It’s safe to say that Jerome Clementz knows precisely how his bike is supposed to feel, and can likely sense even the most minute of changes to his setup. SRAM’s Jon Cancellier and Jerome met up in Finale Ligure to test some wheels and give Jey a chance to decide which ones he’d like to race on.
Jon Cancellier has managed the BlackBox Program for the past 7 seasons. This includes choosing the athletes, working with them on custom projects, as well as being at the races to make sure that they have everything they need. An athlete on the SRAM BlackBox Program has access to all the engineering horsepower that we have to offer and Jon is the link between racer and company. Earlier this year he travelled to Finale Ligure, Italy with 2013 Enduro World Series Champion Jerome Clementz to test wheels.
SRAM asked Jon some questions about the test, and what it meant for Jerome as he put in his first miles on SRAM wheels.
Explain the test with Jerome.
JC: The goal of the test was to give Jerome time on three models of SRAM wheels and let him evaluate the benefits of each. We chose one track and had him ride it twice for each set of wheels. The tires, tire pressure and rotors were carried over each run to eliminate as many variables as possible. While the runs were not timed, Jerome tried to carry the same pace each run to keep his feedback similar.
How often does a test like this happen?
JC: We tend to test products with athletes at the beginning of the year to set baselines for the upcoming season. If we are working on something new that we are looking to get athlete feedback on, it can happen as soon as we have a ridable prototype. As wheels are a relatively new area for SRAM as well as the BlackBox Program, this is only the second time we have conducted this kind of wheel test with an athlete. The first was with Nico Vouilloz last year. As we create new wheels or have new ideas we want to test, I see this being a very valuable tool for our development process.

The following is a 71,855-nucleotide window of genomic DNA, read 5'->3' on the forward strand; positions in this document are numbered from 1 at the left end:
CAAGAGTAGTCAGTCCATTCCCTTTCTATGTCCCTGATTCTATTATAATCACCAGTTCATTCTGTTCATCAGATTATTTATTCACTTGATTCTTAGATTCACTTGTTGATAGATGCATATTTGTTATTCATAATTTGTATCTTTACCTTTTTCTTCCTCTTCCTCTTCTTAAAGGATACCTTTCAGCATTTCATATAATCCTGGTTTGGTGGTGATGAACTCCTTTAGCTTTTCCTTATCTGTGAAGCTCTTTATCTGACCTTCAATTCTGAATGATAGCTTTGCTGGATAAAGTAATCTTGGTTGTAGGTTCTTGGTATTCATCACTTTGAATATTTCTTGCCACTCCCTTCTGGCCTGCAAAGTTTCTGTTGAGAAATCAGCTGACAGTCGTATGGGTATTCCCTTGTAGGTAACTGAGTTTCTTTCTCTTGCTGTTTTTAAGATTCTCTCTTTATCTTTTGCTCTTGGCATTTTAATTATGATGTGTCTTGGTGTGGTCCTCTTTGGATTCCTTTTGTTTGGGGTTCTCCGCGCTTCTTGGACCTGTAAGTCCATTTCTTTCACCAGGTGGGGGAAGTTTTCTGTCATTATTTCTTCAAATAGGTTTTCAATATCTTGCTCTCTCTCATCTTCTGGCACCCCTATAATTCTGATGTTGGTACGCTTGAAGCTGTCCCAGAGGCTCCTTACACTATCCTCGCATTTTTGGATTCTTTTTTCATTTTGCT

What can a test like this potentially yield for both the athlete and SRAM?
JC: Testing in this way allows the wheels to be broken down to their unique parts, each being a different variable. We can then pick apart the results and see which variable created the feeling the rider is after. For Jerome, he was able to feel the differences between rim width, rim material as well as spoke thickness. This way he can feel how one variable can affect the ride and we as a company can learn more about how all the wheel components add up as we strive to make the fastest wheels.
What did Jerome learn during the test?
JC: Jerome discovered all three wheels to be winners. He found that all three offered him such strong unique characteristics that he couldn’t put one ahead of the others. He was able to conclude that the hugely varying terrain of the EWS will allow each of these wheel’s characteristics to shine at key races throughout the season. Knowing that he has three wheels that he can confidently choose between will give him a competitive advantage every weekend as he looks to regain the Enduro World Series title.
So based on that conclusion, what will Jerome’s wheel choice strategy be?
JC: He will choose the wheel that best suits the conditions and terrain he is faced with on a certain weekend. For example, he found the wider rim of the Rail 50 to add more volume to the tire, so this might be his first choice on a weekend where the terrain is very rough. Jerome found the carbon rim on Roam 60 to be very responsive. This is especially beneficial for tracks that demand quick acceleration, like those found at last year’s EWS round in Scotland. Roam 50 offered him a strong balance of all of these variables and will be a great option most weekends of the year.
Beyond wheels, did you learn anything else?
JC: As you would expect from an Enduro World Series Champion, Jerome is meticulous about his setup and is very in tune with what he expects from his bike. He can feel very small changes in product that can mean big differences for both him on the bike and for us as we develop our wheels.